Knowledge of which schools are reimagining the learning experience for students, and how, remains deeply fragmented and woefully incomplete. There is no shortage of word-of-mouth on which schools are innovating and where, but individual perspectives are limited and only benefit those who are plugged in enough to know who know to ask. And while many organizations have good intentions to share what they’re learning about innovative school practices, there’s no mechanism to fully open up “walled gardens” of data on innovation. As a result, we lack broad, reliable, year-over-year, shared information about schools that are breaking away from the norm. 

The consequences of knowledge silos on school innovation

The inability to paint a more complete portrait of school innovation unfolding nationwide has real costs for funders, researchers, and school support organizations, shackling how promising practices evolve and spread.

Promising but under-the-radar models get ignored. Studies and articles often point to the same bright spots in school innovation, over and over, artificially limiting the diversity of schools held up as exemplars. Turning to these examples over and over risks calcifying perceptions of what is innovative and dismissing promising new ideas that don’t fit into the mental models that are shaped by a limited number of well-known schools.

Entire regions get overlooked. Without a mechanism for surfacing a more diverse set of examples, it’s difficult for school leaders and intermediaries to identify and learn from other schools on innovation journeys in similar contexts—especially if those schools operate in different geographies. This also impacts where philanthropies place their bets. Since funders rely on word-of-mouth and existing grantee networks to discover innovative schools and trends with high potential for investment, they risk overlooking communities and even entire regions where information isn’t widely available. 

Broader trends get lost. Fragmented knowledge constrains the ability to learn about trends over time. Disjointed information on what schools are doing makes it difficult to accurately track the evolution of movements like personalized learning from a 30,000-foot view as schools continue to innovate on the ground. Existing datasets often focus on a limited set of approaches or practices across a limited set of schools, often using a variety of different terms to describe similar practices. Furthermore, information silos block the potential for surfacing trends in how schools with varying demographics pursue promising approaches. Without aggregating discrete data points to capture information with a wider lens on what innovative design looks like, it remains difficult to detect trends and patterns about the types of designs taking root, for whom, and where.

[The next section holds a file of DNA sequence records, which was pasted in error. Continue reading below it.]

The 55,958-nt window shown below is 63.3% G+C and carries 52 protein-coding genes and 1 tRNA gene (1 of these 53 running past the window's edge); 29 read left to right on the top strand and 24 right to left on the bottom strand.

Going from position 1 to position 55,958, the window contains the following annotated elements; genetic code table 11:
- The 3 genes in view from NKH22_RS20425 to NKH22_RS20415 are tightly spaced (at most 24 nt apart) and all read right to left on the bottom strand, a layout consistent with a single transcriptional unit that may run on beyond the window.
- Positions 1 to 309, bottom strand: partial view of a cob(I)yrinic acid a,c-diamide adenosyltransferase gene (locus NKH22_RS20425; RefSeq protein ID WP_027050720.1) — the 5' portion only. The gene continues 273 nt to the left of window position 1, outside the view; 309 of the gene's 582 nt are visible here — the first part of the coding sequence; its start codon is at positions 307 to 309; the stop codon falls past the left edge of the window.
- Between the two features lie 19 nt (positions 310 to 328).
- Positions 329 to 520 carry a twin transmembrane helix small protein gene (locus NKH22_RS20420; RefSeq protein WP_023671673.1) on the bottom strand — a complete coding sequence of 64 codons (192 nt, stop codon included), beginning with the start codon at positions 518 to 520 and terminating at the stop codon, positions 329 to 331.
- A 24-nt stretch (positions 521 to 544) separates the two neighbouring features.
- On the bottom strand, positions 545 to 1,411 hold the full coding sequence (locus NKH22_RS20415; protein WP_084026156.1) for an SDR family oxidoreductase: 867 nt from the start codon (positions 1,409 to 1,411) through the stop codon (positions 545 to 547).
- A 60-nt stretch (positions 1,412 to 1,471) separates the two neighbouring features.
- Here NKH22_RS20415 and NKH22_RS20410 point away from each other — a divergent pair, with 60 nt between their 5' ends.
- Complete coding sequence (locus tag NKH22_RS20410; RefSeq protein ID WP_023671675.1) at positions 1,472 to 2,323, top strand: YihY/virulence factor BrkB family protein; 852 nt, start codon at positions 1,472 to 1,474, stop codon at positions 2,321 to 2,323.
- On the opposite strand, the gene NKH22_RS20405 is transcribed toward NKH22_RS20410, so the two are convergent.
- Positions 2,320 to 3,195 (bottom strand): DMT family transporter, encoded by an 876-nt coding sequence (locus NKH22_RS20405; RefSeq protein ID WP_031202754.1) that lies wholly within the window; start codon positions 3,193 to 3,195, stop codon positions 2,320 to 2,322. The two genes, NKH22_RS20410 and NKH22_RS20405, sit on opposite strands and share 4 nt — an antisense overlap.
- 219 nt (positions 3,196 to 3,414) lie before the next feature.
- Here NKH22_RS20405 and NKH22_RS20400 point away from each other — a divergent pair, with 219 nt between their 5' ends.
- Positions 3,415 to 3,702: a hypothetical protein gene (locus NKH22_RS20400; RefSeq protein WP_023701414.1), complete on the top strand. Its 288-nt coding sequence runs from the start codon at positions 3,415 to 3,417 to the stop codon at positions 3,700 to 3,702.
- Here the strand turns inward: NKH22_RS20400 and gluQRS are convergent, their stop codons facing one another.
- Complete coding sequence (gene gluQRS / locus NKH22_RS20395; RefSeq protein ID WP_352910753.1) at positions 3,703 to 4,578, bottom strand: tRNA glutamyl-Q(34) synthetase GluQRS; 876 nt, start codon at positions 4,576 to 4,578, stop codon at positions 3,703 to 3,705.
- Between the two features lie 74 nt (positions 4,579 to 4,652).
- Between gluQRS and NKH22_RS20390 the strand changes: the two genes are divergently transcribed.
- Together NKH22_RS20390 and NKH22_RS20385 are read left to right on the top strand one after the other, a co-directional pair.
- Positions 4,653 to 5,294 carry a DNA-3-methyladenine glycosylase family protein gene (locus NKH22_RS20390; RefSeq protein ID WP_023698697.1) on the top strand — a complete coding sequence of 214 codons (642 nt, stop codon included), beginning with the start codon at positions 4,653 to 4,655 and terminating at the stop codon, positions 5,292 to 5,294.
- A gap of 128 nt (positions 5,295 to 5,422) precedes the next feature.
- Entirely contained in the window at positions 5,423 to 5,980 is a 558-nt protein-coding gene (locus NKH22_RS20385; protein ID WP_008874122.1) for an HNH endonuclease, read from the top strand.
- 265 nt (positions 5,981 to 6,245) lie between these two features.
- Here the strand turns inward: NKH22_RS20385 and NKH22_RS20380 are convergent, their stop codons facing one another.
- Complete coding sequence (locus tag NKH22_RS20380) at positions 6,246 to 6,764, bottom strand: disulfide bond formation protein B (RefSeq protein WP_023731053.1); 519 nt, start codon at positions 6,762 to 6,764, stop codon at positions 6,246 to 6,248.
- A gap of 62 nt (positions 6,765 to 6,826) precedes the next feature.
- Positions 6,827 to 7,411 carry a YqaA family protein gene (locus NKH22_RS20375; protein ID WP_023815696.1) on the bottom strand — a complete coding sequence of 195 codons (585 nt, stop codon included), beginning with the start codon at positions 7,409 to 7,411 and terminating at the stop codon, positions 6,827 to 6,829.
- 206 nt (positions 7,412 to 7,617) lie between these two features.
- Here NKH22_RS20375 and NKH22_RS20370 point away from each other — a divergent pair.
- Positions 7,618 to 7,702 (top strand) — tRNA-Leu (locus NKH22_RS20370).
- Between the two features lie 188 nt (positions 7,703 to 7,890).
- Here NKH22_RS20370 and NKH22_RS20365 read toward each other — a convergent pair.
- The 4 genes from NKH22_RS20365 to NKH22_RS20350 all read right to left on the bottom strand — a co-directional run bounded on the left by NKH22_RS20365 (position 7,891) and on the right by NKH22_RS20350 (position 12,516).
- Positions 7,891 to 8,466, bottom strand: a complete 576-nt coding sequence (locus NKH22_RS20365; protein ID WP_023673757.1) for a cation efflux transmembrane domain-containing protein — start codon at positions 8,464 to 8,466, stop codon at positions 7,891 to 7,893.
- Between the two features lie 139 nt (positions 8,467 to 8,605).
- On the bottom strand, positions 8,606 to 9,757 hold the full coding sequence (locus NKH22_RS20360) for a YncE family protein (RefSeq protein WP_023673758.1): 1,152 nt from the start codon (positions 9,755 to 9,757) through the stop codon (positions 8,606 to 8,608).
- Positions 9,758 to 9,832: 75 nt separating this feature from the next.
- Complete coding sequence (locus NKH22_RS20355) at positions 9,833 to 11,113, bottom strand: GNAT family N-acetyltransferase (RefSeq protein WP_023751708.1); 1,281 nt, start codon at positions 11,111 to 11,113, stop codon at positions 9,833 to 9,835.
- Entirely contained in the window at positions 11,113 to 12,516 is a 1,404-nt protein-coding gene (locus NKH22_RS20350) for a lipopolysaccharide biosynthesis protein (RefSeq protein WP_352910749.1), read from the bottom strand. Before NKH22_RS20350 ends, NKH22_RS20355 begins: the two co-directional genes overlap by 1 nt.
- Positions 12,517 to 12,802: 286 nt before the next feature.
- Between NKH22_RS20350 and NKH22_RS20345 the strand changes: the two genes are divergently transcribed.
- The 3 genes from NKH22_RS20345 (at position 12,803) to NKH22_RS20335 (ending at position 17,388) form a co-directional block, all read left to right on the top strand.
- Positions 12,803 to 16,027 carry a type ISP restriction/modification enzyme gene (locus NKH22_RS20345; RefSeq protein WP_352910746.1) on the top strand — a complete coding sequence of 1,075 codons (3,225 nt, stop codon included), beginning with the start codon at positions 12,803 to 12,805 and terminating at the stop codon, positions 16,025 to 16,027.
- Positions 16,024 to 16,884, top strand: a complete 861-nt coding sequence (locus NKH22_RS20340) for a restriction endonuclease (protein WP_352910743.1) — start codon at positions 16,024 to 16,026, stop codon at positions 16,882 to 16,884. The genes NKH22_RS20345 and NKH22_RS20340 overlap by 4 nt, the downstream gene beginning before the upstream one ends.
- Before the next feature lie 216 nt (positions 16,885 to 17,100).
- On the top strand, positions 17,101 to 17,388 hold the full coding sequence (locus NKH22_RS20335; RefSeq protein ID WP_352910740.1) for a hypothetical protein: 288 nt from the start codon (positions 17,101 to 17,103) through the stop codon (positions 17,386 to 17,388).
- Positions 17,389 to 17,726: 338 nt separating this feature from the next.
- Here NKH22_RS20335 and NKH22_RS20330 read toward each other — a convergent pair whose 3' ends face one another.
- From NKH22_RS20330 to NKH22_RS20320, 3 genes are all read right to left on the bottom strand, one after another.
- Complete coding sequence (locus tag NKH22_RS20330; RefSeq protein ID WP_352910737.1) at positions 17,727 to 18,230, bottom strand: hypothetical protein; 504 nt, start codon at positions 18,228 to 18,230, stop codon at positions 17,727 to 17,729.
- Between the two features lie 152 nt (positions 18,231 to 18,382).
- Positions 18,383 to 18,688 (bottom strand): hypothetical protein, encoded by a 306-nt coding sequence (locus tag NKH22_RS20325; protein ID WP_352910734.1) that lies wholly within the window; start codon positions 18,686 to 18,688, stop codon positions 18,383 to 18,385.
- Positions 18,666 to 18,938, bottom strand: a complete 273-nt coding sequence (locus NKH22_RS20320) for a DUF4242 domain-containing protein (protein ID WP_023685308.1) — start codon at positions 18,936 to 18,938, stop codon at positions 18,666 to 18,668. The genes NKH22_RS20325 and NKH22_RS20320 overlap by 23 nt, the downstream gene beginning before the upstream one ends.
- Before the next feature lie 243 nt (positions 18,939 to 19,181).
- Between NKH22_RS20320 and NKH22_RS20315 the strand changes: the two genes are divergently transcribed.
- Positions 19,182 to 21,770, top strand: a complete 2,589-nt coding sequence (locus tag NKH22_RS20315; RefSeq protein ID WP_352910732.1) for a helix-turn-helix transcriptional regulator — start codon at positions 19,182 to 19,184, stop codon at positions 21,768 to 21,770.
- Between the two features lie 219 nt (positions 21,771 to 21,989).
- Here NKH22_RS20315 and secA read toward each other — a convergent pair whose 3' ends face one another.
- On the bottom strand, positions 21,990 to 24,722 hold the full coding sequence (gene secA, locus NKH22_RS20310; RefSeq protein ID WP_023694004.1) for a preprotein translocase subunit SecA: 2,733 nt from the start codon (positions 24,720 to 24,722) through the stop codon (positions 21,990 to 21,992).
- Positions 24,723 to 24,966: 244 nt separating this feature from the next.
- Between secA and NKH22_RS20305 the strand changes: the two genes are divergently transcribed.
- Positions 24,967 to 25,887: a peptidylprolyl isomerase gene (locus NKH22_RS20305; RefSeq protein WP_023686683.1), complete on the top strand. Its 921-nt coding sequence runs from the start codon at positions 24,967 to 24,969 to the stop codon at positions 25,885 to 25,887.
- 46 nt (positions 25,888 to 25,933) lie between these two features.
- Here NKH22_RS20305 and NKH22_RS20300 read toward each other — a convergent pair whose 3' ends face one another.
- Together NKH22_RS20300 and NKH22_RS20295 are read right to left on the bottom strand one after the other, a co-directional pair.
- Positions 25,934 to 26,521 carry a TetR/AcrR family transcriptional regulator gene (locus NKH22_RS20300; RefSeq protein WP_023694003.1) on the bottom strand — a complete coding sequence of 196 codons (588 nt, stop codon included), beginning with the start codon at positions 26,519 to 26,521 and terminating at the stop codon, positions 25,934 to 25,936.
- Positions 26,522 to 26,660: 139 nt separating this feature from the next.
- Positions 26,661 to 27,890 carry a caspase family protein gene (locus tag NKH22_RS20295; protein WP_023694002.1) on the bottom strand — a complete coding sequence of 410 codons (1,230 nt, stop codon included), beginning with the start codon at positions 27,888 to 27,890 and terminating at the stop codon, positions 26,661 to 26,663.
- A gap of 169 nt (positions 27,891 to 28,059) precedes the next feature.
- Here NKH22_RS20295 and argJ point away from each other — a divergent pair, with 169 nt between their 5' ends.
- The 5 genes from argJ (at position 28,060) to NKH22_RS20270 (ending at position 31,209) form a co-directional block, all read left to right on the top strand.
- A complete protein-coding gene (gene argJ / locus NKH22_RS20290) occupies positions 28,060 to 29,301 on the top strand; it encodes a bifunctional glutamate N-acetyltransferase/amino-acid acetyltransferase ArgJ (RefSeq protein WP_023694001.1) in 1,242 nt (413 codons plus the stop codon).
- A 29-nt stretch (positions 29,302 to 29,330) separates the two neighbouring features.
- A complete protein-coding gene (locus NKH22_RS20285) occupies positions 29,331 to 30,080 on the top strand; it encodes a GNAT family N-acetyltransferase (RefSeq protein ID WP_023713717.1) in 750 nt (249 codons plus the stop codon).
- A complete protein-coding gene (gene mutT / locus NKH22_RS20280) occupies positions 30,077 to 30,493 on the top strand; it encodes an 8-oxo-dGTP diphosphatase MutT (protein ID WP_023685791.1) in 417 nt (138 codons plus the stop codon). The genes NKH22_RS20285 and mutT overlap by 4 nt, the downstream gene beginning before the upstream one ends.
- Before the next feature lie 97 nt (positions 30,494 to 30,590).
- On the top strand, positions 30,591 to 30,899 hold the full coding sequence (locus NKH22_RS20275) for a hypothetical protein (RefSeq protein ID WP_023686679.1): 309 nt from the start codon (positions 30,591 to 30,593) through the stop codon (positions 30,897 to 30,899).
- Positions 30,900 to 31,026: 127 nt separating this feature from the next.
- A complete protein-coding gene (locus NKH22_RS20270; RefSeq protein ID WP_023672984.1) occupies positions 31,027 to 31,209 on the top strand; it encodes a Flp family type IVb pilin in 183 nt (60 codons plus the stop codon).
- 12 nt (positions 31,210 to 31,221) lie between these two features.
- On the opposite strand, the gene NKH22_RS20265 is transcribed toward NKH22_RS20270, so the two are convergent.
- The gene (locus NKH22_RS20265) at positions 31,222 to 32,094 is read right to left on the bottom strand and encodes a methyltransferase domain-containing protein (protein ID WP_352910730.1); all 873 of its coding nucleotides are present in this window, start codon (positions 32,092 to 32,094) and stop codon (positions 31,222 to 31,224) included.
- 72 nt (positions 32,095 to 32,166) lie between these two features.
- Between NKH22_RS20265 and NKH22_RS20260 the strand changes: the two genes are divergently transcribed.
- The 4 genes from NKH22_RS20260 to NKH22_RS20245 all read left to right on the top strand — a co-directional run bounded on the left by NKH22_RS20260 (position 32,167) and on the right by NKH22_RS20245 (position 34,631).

Deep knowledge of school innovation resides across an array of local and national organizations invested in rethinking the student experience, and even deeper knowledge resides with the schools and educators pursuing new approaches themselves. How do we start to knit that knowledge together into a more coherent and detailed picture of innovation across our education system? 

Building better collective knowledge

Over the last year, the Christensen Institute has worked with a range of partners, including Digital Promise, EdSurge, The Learning Accelerator, and Transcend, to surface a diverse set of schools offering learning experiences designed with students at the center. We’re calling the project the Canopy, as a way to envision both the trees—individual schools as units of change—and the diversity of the whole “forest” of schools that are innovating.

To address key aspects of the knowledge silo problem, the Canopy project reimagines both where information comes from as well as how it is structured.

First, we tested a crowdsourcing process that began by identifying a diverse group of hundreds of organizations working in school innovation and redesign, representing every state. We invited these organizations to nominate five schools on their radar making strides towards student-centered learning, and then confirmed the accuracy of that nomination data with schools.

Second, we built a set of “tags,” or keywords and phrases representing aspects of school design, that nominators and school leaders applied to each school’s nomination in order to describe key elements of the school’s design. The Canopy tagging system includes many existing tags already in use by other leading organizations, as well as some new tags, across twelve broad domains of innovation. While tags will never provide a high-resolution view of what’s happening, they capture key design elements in each school’s model so that the dataset can be sorted, filtered, and analyzed, making it much more than just a list of schools. 

After the nomination and school confirmation steps, we layered on publicly available data on demographics and other contextual factors about each school, and analyzed the resulting dataset to surface patterns in school innovation across different contexts. While the findings are not nationally representative, the data offers a glimpse into important questions worthy of further investigation.

The findings from this year’s project don’t single-handedly solve the data fragmentation problem, but this initial stage of the Canopy is a proof point showing how a process designed to advance collective knowledge—both in terms of where that knowledge comes from, and how it is structured—can help the field as a whole see a more complete picture of who’s doing what. 

Ready to dive in? Visit the Canopy project page to download the report of initial findings and the dataset itself.


  • Chelsea Waite
    Chelsea Waite